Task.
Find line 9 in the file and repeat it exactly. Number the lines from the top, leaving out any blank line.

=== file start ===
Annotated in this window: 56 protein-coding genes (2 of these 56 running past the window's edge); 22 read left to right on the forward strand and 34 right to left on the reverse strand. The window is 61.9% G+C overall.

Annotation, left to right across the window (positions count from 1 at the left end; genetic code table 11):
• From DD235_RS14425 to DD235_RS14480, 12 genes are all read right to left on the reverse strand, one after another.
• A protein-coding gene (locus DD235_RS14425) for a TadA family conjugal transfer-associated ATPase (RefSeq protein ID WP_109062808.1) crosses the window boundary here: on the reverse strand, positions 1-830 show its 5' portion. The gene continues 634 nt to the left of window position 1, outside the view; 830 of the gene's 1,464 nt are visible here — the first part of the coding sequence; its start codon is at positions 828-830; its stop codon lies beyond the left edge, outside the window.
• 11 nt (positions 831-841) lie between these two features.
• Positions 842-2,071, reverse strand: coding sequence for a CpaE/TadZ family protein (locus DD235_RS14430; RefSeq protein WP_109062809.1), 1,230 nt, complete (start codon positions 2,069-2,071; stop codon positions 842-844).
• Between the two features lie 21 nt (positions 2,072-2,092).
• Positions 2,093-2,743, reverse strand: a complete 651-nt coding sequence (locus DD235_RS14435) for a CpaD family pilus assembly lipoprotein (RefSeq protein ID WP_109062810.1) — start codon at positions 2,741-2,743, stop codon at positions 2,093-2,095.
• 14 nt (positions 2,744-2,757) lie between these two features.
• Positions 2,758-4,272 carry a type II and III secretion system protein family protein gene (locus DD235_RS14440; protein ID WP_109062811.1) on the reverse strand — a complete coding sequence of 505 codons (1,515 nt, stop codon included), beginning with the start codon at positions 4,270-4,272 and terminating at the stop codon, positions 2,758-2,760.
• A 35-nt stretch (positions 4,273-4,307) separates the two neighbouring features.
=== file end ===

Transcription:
• 14 nt (positions 2,744-2,757) lie between these two features.